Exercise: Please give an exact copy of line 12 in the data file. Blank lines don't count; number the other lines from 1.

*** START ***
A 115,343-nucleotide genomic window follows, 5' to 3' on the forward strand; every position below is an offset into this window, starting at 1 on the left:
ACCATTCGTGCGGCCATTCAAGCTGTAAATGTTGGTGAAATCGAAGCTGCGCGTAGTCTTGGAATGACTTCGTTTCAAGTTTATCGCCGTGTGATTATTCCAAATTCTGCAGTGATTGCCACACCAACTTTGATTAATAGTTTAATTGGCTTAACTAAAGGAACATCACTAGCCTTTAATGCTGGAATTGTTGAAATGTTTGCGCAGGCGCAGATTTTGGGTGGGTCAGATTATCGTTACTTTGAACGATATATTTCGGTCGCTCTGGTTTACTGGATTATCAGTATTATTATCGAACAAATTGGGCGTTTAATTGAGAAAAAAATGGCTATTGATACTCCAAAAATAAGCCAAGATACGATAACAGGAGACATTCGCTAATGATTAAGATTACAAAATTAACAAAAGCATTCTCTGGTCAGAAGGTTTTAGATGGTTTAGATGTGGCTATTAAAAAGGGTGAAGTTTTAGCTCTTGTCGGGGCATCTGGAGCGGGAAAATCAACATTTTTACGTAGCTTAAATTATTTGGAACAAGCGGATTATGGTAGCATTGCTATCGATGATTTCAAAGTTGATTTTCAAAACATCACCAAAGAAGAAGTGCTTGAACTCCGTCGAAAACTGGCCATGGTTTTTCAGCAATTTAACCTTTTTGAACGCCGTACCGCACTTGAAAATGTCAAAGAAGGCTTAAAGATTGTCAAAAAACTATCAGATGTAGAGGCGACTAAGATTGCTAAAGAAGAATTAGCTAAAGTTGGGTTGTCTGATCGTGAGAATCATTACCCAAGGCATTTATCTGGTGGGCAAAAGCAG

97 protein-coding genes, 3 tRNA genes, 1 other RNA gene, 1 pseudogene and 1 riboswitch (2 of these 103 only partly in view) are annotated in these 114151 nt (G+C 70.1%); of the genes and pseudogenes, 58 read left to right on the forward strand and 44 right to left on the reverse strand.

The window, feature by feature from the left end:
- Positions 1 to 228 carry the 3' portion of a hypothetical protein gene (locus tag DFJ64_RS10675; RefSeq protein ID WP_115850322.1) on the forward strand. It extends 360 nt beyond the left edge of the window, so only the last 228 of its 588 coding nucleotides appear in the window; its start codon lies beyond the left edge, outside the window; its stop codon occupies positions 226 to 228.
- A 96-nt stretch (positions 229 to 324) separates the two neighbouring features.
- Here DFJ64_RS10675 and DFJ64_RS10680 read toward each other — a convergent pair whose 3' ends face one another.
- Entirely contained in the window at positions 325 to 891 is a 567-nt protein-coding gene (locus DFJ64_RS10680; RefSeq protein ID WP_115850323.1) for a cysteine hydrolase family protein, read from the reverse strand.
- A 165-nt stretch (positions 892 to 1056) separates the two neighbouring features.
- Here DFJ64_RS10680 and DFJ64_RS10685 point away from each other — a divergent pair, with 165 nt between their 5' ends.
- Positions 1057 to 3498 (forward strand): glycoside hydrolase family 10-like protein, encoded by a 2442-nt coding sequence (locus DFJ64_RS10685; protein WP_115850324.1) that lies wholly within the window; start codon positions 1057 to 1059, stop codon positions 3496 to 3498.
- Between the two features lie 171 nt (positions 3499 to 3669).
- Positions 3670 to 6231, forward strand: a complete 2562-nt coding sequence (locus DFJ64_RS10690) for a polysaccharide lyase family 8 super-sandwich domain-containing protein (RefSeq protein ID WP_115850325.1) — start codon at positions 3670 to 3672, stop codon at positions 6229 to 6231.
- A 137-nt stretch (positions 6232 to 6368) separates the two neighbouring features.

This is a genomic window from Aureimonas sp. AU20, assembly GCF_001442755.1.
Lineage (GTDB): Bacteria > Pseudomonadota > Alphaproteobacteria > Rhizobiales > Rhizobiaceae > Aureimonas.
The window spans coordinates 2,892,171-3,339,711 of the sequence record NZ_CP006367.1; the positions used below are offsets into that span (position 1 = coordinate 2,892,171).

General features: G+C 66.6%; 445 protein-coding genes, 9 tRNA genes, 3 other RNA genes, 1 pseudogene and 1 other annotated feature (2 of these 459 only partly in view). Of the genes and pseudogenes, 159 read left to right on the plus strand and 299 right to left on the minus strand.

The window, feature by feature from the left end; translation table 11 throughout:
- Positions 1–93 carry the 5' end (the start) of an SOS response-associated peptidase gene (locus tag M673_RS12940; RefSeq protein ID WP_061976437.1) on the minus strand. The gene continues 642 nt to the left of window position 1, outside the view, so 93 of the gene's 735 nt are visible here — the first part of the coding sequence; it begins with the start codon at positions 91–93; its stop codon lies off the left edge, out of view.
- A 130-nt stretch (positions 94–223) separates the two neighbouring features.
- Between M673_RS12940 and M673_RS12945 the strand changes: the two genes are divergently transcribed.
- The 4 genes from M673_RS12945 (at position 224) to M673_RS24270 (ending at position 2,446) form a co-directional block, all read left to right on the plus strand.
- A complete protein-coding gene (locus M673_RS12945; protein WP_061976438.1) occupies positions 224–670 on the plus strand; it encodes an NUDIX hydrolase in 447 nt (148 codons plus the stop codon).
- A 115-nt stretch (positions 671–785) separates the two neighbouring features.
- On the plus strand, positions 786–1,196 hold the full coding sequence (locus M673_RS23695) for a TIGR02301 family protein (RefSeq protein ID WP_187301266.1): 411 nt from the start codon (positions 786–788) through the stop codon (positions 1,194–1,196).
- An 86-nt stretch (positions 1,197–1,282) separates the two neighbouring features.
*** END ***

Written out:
- Between the two features lie 171 nt (positions 3499 to 3669).